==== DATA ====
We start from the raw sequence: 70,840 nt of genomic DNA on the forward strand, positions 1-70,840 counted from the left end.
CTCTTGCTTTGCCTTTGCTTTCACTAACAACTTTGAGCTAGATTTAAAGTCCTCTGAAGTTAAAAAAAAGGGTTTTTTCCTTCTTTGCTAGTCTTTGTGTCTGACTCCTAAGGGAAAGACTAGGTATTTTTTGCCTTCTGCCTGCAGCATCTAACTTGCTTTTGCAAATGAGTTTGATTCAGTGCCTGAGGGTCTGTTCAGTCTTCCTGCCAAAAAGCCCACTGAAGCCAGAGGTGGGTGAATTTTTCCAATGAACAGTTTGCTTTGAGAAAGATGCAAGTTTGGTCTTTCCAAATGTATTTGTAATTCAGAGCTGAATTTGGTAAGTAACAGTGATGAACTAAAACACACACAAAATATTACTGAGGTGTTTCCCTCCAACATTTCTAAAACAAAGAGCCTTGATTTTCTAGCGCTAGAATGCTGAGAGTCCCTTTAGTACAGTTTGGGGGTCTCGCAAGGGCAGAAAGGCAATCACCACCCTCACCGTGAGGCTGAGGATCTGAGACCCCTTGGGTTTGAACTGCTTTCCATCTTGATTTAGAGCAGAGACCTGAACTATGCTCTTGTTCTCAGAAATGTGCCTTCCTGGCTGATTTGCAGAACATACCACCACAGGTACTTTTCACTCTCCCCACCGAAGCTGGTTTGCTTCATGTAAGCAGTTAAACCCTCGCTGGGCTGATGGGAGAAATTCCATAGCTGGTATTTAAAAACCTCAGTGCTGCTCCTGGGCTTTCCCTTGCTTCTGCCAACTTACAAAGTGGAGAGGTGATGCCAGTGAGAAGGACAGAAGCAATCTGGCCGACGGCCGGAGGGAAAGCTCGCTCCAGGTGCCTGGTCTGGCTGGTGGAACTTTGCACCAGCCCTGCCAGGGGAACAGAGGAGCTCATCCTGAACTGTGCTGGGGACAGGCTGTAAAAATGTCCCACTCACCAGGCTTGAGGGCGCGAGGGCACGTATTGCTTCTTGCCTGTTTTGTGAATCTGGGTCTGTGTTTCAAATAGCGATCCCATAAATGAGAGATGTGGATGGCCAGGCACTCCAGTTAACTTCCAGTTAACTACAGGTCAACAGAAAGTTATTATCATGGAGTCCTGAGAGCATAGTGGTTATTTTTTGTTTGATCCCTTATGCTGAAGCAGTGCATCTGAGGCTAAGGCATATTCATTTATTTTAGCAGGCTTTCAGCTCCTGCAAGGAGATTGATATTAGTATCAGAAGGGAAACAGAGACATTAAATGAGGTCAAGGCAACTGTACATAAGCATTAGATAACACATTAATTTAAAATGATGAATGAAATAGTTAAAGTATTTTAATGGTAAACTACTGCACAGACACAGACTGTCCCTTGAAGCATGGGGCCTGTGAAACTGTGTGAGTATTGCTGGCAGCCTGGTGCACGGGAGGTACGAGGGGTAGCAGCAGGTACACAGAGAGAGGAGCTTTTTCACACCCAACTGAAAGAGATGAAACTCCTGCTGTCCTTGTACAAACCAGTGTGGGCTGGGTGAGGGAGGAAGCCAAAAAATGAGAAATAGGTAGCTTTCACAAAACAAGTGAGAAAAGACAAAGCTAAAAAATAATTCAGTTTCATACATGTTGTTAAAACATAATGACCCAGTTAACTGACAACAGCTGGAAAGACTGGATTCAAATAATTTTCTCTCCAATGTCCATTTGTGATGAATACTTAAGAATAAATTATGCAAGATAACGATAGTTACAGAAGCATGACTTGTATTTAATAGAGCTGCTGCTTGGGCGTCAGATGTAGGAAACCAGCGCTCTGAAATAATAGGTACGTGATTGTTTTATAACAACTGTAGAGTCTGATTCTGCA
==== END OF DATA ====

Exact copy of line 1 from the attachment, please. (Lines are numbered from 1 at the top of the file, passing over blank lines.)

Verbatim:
We start from the raw sequence: 70,840 nt of genomic DNA on the forward strand, positions 1-70,840 counted from the left end.